“One of our biggest challenges is separating out what we have to absolutely have, and what kids would like.”
Paul Perkinson, Head of School at George Stevens Academy, was referring to facilities for student learning—the third of five goals in a just-completed strategic plan. However, that sentiment echoed throughout his and board president Marion Morris’s presentation.
The board of trustees and its committees recently finished 18 months of work creating a five-year strategic plan, presented at its annual public meeting on September 26.
The plan features a retooled mission statement and five goals: 1) make every student a success story; 2) build and maintain a great faculty; 3) provide the right facilities for student learning; 4) be accountable and forthcoming; and 5) make GSA as financially stable as possible.
Each goal has a plan of action attached—the board now faces creating timelines for them, said Morris.
“Once you pass a strategic plan, the real work begins,” she said.
Some items are already being addressed, such as student learning and facilities.
New programs in culinary arts, the Eastern Maine Skippers Program and a dual-credit physics class at Maine Maritime Academy started this year. The special education program is being made more comprehensive. A forestry and woodlot management course is being planned.
And the school has a new inner courtyard and science center. The plan calls for a learning center, more classrooms, increased cafeteria space and a nurse’s office “that can hold more than one student at a time,” Perkinson said.
A full-time nurse, and a social worker on the premises are also part of the first goal.
However, funding these changes is another thing.
Finances, Perkinson said, “are boring as dirt but everything comes from it.”
For the second year in a row, the school has balanced its budget, with its endowments and capital campaigns offsetting the $2,500-3,500 gap between student tuition (a cost set by the state for Maine students) and the real cost of educating each student.
The school raised $361,000 last year: $176,000 for its annual fund, which goes to the school’s operating budget, and $185,000 for its endowment fund.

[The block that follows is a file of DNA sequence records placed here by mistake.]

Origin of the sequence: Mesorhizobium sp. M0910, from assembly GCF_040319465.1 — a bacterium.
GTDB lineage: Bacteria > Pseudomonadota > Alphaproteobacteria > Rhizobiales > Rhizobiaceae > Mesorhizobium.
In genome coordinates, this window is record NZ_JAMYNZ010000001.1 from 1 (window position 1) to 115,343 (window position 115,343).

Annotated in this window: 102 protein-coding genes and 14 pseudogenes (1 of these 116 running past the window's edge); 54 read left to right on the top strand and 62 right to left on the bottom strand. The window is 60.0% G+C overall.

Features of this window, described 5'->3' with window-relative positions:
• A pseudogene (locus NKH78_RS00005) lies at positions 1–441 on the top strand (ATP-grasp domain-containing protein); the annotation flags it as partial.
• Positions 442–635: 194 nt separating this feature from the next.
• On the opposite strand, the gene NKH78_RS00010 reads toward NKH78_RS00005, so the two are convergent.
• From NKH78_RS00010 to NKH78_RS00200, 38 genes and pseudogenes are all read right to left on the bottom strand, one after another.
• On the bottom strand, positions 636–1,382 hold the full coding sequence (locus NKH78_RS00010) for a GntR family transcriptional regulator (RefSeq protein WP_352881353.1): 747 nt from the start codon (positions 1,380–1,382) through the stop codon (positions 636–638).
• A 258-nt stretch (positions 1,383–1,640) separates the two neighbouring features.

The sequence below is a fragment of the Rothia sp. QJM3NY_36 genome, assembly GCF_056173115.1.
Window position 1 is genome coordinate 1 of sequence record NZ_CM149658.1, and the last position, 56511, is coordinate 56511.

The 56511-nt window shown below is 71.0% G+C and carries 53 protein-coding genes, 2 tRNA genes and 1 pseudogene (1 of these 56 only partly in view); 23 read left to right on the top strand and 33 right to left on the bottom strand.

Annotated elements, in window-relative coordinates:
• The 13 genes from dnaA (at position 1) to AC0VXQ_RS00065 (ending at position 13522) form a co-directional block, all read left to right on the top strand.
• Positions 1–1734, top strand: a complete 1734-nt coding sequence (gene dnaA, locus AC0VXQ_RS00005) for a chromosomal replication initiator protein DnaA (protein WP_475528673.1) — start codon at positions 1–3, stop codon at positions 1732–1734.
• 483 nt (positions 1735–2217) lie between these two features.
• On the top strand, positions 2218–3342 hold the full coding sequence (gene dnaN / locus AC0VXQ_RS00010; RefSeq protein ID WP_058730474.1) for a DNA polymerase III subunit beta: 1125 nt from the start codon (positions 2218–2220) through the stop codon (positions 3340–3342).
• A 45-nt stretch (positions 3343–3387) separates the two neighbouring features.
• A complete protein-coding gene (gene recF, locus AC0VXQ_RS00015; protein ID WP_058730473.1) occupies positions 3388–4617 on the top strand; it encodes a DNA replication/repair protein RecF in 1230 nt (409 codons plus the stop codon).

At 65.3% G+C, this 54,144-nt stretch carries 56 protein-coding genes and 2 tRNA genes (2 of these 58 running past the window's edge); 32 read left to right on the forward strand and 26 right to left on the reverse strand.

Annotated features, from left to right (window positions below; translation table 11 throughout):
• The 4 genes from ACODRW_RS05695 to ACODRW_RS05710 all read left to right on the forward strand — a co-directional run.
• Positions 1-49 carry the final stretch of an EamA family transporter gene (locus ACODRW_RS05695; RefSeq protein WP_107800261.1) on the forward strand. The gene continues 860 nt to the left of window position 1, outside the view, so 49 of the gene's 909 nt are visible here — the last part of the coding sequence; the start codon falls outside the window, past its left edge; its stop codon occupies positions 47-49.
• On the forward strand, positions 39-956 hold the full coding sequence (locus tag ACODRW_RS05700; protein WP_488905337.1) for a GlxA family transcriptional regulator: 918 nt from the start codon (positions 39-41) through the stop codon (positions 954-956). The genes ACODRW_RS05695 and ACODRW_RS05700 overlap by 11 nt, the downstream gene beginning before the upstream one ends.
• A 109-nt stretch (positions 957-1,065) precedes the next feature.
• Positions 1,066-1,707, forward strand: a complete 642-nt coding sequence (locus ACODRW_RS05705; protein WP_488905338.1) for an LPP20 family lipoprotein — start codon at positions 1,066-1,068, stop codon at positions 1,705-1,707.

The school counted 150 new donors to the annual fund in the last year, pointing to the plan’s goal to “develop a school-wide culture that understands and fully supports” the school’s fundraising goals.
“Is there a thought to increase that to a Peninsula-wide culture?” asked one audience member, citing the importance of GSA to the Peninsula. The point was well taken by Perkinson and Morris.
Other ideas to increase revenue are a summer camp, managing school-owned property for timber harvesting, and by increasing student enrollment—recommended by the finance committee but embraced by the administration committee, Perkinson said.
This year boasts the largest freshmen class—95 students—in the past 10 years, Morris said. The total student population is 330, which includes 36 residential students.
“This is the beginning,” said Morris, of the overall plan.
“Would it be cynical to say this is not so much a strategic plan so much as circumstance-based marketing?” asked one citizen after the presentation of the first goal. “Is your plan reactive?” He mentioned a projected 17-18 percent decline in enrollment in Peninsula schools.
“All strategic plans are marketing plans, in a way,” said Perkinson. “We want to play a role in making our Peninsula a place where people want to place their kids in 12 years of school. We’ll handle the last four.”
The plan grew out of the school’s successful reaccreditation process in 2010-11, when the New England Association of Schools and Colleges recommended GSA work on strategic planning, among other issues, which are all addressed in the five-year plan. The only one not included—procedures for student and staff safety—were so pressing that they were addressed immediately, said Perkinson after the meeting. “We’ve got it down pat.”
Prior to the annual meeting, the board bade farewell to board members Rob Clapp, Sue Loomis and Dan McGraw and approved new members Deb Ludlow and Melissa Mattes—both of whom had served the maximum of three terms of three years by 2011-12 and were now returning after a year off.